Stories from PA History
Mining Anthracite
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Mining Anthracite
Chapter One: Turning Stones to Diamonds

In 1812, a Colonel George Shoemaker appeared in Philadelphia with nine loads of anthracite for sale. He had made an arduous and expensive journey from Pottsville, carting his cargo along nearly impassable roads. Unfortunately, after his new customers tried unsuccessfully to light the anthracite in their fireplaces, they gathered into an angry mob that practically ran Shoemaker out of town, calling him a "swindler and an imposter, for attempting to impose stone on them for coal." Escaping their threats, he managed to sell a couple of loads and gave away the rest.

By the early 19th century, entrepreneurs like Colonel Shoemaker had come to believe that the hard, carbon-rich anthracite of northeastern Pennsylvania should be able to heat homes and fire furnaces. Before they could make their fortunes from this plentiful resource, however, they had to discover practical ways to ignite the clean, long-burning coal in ways suitable for homes and industry. They also faced other daunting problems: how to win over skeptical customers and how to transport the anthracite from the mountainous "wilds" of Schuylkill, Luzerne and Lackawanna counties to American cities on the east coast. Despite these challenges, adventuresome pioneer entrepreneurs had, within one generation, tapped the coal fields and conjured eastern markets, turning the stones into diamonds.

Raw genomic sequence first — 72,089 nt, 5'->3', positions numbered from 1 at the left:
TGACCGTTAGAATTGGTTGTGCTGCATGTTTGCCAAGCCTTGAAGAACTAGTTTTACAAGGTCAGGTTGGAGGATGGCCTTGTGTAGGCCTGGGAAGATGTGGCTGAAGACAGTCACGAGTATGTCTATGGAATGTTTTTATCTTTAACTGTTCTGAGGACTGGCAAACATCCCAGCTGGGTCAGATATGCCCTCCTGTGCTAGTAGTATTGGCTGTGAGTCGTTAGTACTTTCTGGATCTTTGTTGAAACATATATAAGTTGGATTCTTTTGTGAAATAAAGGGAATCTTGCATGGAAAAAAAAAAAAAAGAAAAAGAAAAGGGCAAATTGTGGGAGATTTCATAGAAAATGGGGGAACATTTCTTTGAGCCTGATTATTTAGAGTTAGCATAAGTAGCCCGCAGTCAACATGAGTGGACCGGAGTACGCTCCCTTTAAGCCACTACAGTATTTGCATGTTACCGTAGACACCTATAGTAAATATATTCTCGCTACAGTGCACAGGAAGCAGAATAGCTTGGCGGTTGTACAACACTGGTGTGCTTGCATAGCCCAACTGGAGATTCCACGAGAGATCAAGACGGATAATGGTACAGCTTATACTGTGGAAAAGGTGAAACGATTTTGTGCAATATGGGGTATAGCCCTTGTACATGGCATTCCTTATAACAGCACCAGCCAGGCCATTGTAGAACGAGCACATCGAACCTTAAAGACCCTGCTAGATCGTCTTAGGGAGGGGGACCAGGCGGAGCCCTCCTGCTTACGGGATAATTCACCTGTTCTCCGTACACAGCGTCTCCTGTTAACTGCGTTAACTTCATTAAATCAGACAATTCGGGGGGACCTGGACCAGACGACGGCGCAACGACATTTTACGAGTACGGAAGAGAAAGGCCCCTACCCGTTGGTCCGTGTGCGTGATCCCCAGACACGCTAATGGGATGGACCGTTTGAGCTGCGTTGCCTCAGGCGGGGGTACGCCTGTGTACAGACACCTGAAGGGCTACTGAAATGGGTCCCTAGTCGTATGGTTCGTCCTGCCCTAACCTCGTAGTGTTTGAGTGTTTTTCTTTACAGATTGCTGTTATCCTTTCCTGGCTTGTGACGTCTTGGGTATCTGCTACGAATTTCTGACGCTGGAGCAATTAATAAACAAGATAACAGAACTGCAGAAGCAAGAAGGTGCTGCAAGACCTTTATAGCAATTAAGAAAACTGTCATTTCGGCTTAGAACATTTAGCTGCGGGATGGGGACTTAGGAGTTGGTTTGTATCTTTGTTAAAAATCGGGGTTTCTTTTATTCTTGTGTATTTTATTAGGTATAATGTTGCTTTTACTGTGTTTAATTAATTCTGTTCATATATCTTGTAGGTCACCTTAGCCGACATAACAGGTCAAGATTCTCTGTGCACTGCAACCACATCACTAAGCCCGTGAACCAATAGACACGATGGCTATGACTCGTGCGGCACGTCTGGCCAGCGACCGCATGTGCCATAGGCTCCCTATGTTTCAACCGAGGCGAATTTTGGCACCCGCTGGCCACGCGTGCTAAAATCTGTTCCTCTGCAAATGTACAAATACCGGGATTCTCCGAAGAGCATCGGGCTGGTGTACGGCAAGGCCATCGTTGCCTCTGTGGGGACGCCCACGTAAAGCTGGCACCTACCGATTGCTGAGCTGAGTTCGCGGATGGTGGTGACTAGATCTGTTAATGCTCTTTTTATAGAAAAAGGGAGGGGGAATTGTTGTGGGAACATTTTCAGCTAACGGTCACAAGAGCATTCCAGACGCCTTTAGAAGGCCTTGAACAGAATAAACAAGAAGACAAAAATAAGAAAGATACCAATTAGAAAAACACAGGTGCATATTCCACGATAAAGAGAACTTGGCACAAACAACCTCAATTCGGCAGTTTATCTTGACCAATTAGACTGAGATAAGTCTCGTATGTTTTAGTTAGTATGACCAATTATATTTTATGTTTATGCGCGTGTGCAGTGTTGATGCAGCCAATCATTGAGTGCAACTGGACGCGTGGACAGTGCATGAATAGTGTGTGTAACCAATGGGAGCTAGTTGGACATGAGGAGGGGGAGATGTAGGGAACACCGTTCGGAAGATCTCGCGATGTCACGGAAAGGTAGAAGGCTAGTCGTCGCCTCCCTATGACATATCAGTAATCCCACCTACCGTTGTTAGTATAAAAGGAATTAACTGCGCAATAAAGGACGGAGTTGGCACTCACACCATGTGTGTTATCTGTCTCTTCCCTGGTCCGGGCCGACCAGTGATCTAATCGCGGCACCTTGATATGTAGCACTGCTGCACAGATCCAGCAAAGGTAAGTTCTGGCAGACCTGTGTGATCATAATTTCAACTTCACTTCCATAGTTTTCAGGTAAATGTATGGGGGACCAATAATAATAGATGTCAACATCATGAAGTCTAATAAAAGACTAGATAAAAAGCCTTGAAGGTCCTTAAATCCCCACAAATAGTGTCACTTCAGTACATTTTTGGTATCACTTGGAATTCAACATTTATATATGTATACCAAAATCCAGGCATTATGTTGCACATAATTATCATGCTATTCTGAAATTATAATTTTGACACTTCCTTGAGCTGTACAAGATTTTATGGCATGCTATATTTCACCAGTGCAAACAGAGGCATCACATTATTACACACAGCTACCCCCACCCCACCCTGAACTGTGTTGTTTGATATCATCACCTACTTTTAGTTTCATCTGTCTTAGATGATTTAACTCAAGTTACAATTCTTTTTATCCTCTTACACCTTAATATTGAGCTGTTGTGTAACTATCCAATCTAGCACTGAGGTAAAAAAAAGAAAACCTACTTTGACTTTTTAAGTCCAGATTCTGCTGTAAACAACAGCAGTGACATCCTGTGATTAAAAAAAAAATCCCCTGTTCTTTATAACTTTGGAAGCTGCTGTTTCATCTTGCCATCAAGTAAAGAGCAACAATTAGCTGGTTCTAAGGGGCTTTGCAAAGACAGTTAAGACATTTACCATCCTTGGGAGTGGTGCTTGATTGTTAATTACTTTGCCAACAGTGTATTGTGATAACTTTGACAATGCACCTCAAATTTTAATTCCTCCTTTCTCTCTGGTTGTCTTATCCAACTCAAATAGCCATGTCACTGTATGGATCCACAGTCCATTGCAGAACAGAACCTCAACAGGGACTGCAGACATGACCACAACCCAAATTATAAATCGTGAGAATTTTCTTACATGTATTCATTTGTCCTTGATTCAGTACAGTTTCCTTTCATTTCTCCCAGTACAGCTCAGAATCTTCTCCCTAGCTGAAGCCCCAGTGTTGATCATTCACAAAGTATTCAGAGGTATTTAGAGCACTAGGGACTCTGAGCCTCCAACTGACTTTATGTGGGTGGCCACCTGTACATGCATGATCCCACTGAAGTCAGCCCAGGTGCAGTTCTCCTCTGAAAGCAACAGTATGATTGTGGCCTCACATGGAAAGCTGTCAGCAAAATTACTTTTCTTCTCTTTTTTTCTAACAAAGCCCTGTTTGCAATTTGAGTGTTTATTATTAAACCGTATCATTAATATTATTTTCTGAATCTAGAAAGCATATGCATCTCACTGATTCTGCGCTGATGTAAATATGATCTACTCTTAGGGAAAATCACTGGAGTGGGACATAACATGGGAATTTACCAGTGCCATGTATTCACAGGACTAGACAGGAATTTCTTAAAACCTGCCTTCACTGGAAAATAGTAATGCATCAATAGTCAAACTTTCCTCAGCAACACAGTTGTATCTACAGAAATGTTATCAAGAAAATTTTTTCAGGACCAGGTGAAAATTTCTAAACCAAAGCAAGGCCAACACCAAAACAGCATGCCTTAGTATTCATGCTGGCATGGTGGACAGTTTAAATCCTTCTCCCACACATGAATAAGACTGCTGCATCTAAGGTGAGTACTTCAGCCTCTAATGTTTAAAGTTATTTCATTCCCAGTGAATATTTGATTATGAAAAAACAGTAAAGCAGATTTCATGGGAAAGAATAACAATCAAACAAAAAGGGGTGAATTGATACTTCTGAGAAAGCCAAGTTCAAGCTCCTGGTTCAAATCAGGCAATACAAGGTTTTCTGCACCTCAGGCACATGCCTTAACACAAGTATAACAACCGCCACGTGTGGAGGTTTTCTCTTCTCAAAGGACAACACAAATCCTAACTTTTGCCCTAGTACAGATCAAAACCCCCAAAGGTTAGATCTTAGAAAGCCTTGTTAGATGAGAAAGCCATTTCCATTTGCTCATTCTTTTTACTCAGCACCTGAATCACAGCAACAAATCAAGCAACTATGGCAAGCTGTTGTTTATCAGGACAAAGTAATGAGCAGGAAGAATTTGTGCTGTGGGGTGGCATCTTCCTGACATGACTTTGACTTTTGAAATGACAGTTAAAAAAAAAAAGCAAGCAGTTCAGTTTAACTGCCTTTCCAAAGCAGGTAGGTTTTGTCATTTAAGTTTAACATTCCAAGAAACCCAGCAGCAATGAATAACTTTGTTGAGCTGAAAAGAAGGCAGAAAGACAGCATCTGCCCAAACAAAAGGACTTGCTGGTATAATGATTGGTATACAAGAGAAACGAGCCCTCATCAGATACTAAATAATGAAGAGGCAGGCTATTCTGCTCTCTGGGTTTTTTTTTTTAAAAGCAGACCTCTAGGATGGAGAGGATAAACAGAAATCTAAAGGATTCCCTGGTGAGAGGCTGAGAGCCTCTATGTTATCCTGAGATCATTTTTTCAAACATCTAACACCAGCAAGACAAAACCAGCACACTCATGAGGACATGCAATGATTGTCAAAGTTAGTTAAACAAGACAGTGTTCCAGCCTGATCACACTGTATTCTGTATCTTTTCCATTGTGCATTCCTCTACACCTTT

An 1822 sketch of a row of mines burrowing into a hillside. In the foreground is a small building.
The Smith Coal mine, as sketched by Jacob Cist in 1822.

The pressure to figure out the anthracite puzzle had been building since the 1780s and 1790s, when reports about discoveries of the "stone-coal" grew more frequent in the Lehigh and Wyoming Valleys. One Necho Allen purportedly "discovered" anthracite in Schuylkill County when his campfire burned exceedingly bright and hot one night: he had lit it on some exposed anthracite. In present day Carbon County, a hunter named markerPhilip Ginter was desperately trying to feed his family when, according to legend, he "stumbled" onto a chunk of anthracite. The truth behind this folktale is a bit more complicated, but the indisputable result of his "discovery" was the formation of the first anthracite company, a small firm that later became the giant Lehigh Coal and Navigation Company.